How I Use It
I use it as a tool to teach game design before teaching game development with more robust programming tools, like Scratch. I have developed my own lessons around the Learning Guide, available on the web site for free. I developed the lessons into a self-paced walkthrough, using Wikispaces and screencasts. I also use some of the great explanations found at http://beta.gamek.it/ in my walkthrough in parallel with my Gamestar lessons.
Gamestar Mechanic helps students study "game design" or the concepts behind the basic elements of a game, and how the balance of fun and challenge in games creates flow. It is also concerned with the iteration feedback loop and how games are a complex system designed around creating a satisfying user experience. Game design is a great jumping off point for introducing STEAM (Science, Technology, Engineering, Art and Math) learning through the lens of systems-thinking and user-centered design. Working with these complex concepts requires creativity and critical thinking in generous amounts. Basically, students have to figure out how a user is going to interact with a system that hasn't been invented yet. Further, the iterative feedback loop requires real collaboration.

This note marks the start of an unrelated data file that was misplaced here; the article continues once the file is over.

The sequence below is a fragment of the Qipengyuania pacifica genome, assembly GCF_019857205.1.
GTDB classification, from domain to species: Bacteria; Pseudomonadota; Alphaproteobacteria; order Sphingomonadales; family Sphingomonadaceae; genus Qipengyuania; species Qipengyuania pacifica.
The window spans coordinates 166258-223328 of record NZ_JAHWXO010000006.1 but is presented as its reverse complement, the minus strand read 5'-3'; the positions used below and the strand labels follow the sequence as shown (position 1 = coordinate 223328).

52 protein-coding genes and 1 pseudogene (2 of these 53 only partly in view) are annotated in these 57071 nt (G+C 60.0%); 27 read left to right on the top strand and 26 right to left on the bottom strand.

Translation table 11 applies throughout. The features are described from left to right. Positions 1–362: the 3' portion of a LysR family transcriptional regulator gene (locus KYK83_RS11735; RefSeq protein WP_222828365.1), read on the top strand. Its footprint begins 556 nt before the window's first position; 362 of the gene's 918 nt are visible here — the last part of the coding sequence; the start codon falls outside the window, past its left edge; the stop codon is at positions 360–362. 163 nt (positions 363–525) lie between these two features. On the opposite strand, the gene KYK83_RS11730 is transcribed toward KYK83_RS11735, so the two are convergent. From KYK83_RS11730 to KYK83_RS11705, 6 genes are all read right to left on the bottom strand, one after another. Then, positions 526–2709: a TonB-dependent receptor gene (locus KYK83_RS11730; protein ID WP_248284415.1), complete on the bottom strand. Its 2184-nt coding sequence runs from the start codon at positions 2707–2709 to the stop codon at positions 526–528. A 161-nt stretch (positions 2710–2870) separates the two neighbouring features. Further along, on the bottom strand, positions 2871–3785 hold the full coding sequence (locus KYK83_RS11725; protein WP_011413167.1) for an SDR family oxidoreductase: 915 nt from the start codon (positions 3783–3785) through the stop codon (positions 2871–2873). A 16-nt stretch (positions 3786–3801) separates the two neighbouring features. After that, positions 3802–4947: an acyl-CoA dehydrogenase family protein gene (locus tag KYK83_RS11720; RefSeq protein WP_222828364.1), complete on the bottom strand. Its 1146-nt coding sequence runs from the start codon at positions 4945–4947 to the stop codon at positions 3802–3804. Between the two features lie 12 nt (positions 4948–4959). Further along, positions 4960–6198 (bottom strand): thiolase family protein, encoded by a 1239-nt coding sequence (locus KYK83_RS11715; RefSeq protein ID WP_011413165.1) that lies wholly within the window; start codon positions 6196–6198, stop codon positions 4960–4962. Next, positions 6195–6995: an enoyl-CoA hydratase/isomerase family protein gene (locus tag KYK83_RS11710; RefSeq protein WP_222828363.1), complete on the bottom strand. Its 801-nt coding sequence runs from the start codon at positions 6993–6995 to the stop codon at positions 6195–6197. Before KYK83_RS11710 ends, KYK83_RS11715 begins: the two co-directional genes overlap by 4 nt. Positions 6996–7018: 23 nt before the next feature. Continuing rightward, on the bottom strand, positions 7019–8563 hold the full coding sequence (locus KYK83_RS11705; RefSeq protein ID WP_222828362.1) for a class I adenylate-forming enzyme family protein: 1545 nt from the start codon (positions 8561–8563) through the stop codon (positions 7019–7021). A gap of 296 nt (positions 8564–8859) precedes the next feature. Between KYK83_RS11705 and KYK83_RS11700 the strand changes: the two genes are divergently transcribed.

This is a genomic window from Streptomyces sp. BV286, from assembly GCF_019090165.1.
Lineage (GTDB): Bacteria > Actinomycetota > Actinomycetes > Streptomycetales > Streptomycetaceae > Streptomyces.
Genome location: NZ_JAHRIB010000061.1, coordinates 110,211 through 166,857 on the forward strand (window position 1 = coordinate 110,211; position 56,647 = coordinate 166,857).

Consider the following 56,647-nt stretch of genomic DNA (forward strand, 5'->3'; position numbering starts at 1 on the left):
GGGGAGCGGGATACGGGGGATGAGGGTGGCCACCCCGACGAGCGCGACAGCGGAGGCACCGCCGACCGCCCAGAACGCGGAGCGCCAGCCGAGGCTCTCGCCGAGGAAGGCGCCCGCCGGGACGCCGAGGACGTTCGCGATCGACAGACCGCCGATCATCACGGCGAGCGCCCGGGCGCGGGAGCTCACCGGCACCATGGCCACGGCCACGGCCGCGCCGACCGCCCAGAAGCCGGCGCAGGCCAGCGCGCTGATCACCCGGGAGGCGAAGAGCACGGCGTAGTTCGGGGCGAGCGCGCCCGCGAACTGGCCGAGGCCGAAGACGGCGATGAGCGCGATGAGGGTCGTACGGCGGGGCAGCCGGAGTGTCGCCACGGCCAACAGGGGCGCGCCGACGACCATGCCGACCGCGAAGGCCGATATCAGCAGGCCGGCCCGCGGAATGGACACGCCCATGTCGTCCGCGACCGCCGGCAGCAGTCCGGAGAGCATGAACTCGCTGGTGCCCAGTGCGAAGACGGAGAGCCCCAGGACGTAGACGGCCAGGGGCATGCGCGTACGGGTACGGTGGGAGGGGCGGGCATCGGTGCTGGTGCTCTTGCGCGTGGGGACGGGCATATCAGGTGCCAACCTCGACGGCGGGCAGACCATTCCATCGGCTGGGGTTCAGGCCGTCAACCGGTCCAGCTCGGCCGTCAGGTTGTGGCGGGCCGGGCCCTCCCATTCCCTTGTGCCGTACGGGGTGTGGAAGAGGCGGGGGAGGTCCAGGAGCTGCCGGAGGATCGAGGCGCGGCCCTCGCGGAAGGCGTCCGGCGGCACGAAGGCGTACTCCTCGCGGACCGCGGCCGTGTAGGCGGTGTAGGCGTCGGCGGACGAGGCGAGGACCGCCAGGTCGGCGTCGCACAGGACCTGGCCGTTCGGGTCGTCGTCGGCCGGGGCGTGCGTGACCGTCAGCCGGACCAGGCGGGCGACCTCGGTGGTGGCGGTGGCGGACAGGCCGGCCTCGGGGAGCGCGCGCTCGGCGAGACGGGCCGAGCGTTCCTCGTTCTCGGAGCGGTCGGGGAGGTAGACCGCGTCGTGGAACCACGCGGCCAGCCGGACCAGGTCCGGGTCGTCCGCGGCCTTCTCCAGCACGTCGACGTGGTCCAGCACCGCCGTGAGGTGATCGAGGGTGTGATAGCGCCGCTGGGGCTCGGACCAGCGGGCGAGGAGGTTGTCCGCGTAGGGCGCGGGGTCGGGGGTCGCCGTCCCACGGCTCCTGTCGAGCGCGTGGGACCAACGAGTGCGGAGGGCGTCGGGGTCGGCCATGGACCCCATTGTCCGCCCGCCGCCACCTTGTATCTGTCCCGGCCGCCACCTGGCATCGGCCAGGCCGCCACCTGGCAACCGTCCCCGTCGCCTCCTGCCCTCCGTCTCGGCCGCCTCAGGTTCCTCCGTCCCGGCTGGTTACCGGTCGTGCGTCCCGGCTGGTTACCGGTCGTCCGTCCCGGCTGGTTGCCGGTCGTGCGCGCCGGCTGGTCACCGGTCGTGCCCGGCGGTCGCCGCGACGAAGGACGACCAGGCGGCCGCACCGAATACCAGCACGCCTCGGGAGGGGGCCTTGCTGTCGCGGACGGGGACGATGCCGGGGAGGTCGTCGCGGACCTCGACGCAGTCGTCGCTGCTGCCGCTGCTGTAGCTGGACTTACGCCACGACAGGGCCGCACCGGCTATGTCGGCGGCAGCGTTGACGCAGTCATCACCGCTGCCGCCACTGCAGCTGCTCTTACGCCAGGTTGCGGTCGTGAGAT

I appreciate that there's a lot I can do with this for free. I am disappointed that some of the tools available require a substantial membership fee, as most public school would not be will to support anything with the word "game" in it, no matter how good.